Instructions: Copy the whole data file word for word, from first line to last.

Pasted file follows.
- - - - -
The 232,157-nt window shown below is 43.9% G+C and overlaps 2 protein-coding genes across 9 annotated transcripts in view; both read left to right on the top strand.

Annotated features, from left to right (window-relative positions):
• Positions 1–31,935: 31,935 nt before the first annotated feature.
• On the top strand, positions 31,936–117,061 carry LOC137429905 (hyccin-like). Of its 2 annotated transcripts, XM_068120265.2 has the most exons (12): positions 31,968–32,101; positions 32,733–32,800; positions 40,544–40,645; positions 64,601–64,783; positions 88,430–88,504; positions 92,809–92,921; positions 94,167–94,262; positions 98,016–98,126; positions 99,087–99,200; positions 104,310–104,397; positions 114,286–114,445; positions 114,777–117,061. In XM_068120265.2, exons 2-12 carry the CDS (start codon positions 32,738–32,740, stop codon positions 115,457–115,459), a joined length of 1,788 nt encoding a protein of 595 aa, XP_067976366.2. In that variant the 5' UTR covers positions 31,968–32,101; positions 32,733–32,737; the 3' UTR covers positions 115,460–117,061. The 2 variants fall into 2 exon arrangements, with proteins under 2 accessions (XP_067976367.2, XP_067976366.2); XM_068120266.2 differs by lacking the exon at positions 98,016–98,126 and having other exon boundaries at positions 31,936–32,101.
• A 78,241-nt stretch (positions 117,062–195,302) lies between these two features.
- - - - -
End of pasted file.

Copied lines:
The 232,157-nt window shown below is 43.9% G+C and overlaps 2 protein-coding genes across 9 annotated transcripts in view; both read left to right on the top strand.

Annotated features, from left to right (window-relative positions):
• Positions 1–31,935: 31,935 nt before the first annotated feature.
• On the top strand, positions 31,936–117,061 carry LOC137429905 (hyccin-like). Of its 2 annotated transcripts, XM_068120265.2 has the most exons (12): positions 31,968–32,101; positions 32,733–32,800; positions 40,544–40,645; positions 64,601–64,783; positions 88,430–88,504; positions 92,809–92,921; positions 94,167–94,262; positions 98,016–98,126; positions 99,087–99,200; positions 104,310–104,397; positions 114,286–114,445; positions 114,777–117,061. In XM_068120265.2, exons 2-12 carry the CDS (start codon positions 32,738–32,740, stop codon positions 115,457–115,459), a joined length of 1,788 nt encoding a protein of 595 aa, XP_067976366.2. In that variant the 5' UTR covers positions 31,968–32,101; positions 32,733–32,737; the 3' UTR covers positions 115,460–117,061. The 2 variants fall into 2 exon arrangements, with proteins under 2 accessions (XP_067976367.2, XP_067976366.2); XM_068120266.2 differs by lacking the exon at positions 98,016–98,126 and having other exon boundaries at positions 31,936–32,101.
• A 78,241-nt stretch (positions 117,062–195,302) lies between these two features.